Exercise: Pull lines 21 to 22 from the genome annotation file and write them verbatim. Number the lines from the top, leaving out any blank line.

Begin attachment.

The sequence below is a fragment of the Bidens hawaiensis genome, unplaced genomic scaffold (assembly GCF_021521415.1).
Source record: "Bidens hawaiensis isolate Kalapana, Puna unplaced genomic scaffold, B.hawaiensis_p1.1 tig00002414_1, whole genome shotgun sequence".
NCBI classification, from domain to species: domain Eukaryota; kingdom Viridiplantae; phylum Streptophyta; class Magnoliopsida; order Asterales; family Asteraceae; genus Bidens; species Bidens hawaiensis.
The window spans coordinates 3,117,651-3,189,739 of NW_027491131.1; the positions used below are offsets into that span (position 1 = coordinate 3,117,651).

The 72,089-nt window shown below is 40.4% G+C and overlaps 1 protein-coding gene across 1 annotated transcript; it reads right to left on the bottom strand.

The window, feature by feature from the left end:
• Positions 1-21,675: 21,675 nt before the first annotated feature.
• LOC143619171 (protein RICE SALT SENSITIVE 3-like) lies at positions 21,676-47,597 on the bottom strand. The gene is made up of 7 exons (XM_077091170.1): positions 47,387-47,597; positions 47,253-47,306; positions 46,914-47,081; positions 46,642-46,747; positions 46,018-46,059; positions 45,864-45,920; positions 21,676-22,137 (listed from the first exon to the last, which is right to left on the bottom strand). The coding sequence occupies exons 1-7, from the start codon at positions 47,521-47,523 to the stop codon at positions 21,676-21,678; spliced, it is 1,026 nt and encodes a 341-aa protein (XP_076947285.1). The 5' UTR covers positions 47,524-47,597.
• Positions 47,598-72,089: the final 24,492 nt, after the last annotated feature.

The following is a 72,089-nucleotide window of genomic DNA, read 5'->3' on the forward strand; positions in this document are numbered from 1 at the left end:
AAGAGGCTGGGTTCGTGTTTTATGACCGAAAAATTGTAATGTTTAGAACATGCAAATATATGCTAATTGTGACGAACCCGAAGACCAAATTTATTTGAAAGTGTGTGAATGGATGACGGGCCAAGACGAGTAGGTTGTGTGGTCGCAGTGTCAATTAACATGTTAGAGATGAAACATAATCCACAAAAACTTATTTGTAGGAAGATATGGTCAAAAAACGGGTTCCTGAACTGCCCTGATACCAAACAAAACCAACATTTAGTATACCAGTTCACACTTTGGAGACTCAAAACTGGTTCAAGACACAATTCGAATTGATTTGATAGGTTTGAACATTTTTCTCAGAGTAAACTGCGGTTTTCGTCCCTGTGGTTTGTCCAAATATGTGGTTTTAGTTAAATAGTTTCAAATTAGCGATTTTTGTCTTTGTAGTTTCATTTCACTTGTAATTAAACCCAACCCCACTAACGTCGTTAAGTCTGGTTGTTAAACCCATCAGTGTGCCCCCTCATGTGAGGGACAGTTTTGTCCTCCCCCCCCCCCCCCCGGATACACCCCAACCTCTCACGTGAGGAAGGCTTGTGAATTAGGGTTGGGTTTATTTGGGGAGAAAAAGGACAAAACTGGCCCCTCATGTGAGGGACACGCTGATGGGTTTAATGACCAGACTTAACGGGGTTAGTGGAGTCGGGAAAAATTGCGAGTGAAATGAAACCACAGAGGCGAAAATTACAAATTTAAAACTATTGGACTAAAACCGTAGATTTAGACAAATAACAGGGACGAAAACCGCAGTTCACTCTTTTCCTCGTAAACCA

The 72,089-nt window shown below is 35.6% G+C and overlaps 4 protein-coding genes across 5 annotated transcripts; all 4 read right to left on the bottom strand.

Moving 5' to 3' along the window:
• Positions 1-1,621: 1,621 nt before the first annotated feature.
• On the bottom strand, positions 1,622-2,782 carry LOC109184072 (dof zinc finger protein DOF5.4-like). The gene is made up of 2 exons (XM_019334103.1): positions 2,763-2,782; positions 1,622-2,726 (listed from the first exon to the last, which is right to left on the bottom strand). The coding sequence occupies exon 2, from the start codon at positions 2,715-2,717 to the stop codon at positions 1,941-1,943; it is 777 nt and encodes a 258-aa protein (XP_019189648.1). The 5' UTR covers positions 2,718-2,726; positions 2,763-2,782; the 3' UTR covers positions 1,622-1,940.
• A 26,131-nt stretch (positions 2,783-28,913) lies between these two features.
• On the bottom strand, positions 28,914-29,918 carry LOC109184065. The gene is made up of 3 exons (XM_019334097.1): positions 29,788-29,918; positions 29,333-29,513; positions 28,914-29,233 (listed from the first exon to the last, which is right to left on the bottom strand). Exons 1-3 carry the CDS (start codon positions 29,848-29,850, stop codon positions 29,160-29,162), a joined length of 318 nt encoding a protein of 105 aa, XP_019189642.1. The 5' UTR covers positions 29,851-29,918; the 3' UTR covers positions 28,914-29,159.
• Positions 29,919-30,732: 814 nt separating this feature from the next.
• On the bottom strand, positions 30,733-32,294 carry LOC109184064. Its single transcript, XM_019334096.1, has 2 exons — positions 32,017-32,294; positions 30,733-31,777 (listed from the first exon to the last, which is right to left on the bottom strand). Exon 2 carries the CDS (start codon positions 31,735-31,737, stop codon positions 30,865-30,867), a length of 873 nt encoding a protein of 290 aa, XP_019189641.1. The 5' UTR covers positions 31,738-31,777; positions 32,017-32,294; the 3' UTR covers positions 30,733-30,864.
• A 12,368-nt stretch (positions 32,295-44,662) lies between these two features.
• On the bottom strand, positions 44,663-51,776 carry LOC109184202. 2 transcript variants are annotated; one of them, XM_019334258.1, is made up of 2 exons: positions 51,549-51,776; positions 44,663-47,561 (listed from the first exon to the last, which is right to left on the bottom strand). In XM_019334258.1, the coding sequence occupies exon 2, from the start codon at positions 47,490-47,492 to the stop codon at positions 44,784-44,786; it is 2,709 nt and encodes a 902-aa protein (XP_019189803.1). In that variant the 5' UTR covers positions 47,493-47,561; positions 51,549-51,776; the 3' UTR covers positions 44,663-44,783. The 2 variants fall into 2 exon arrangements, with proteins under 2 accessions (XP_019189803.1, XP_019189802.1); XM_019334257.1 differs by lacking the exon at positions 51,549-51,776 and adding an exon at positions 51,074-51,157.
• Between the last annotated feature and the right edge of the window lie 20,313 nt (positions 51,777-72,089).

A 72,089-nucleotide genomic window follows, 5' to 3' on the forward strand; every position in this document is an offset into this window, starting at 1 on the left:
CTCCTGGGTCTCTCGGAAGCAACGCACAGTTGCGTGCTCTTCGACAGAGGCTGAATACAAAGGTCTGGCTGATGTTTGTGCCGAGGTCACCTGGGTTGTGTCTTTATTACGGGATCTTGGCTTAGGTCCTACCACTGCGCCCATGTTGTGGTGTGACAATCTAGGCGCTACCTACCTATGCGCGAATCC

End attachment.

• On the bottom strand, positions 44,663-51,776 carry LOC109184202. 2 transcript variants are annotated; one of them, XM_019334258.1, is made up of 2 exons: positions 51,549-51,776; positions 44,663-47,561 (listed from the first exon to the last, which is right to left on the bottom strand). In XM_019334258.1, the coding sequence occupies exon 2, from the start codon at positions 47,490-47,492 to the stop codon at positions 44,784-44,786; it is 2,709 nt and encodes a 902-aa protein (XP_019189803.1). In that variant the 5' UTR covers positions 47,493-47,561; positions 51,549-51,776; the 3' UTR covers positions 44,663-44,783. The 2 variants fall into 2 exon arrangements, with proteins under 2 accessions (XP_019189803.1, XP_019189802.1); XM_019334257.1 differs by lacking the exon at positions 51,549-51,776 and adding an exon at positions 51,074-51,157.
• Between the last annotated feature and the right edge of the window lie 20,313 nt (positions 51,777-72,089).